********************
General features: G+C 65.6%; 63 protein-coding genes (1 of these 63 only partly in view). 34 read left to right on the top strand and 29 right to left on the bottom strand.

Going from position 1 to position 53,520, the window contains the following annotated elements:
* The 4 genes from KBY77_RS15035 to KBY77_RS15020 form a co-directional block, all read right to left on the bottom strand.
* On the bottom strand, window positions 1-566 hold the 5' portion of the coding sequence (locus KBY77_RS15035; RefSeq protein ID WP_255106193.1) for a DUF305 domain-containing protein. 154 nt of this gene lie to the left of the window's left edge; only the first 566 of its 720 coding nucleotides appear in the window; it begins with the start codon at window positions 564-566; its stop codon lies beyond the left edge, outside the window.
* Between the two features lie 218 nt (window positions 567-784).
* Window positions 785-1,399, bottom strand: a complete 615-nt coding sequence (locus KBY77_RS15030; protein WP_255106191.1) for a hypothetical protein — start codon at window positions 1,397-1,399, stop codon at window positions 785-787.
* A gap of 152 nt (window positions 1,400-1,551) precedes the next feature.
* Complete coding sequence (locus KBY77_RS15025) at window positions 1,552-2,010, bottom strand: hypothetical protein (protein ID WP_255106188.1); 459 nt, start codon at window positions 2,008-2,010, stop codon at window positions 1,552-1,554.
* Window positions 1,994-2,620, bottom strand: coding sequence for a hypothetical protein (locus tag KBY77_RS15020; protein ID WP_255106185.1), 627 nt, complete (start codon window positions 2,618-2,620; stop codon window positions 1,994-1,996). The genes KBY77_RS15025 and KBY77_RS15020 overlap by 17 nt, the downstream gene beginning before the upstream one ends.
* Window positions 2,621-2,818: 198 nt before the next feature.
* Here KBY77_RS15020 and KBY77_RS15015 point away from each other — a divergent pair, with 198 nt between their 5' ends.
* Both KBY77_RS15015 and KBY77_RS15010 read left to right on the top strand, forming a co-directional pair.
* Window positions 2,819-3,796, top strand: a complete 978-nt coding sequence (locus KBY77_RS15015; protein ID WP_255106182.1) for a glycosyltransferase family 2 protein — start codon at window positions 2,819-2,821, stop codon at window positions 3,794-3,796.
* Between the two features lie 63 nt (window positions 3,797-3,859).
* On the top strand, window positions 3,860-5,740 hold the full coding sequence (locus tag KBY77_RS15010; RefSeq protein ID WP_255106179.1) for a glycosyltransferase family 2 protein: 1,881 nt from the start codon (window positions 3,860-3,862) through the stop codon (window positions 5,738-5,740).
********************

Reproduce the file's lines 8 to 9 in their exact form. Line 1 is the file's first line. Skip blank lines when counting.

* Complete coding sequence (locus KBY77_RS15025) at window positions 1,552-2,010, bottom strand: hypothetical protein (protein ID WP_255106188.1); 459 nt, start codon at window positions 2,008-2,010, stop codon at window positions 1,552-1,554.
* Window positions 1,994-2,620, bottom strand: coding sequence for a hypothetical protein (locus tag KBY77_RS15020; protein ID WP_255106185.1), 627 nt, complete (start codon window positions 2,618-2,620; stop codon window positions 1,994-1,996). The genes KBY77_RS15025 and KBY77_RS15020 overlap by 17 nt, the downstream gene beginning before the upstream one ends.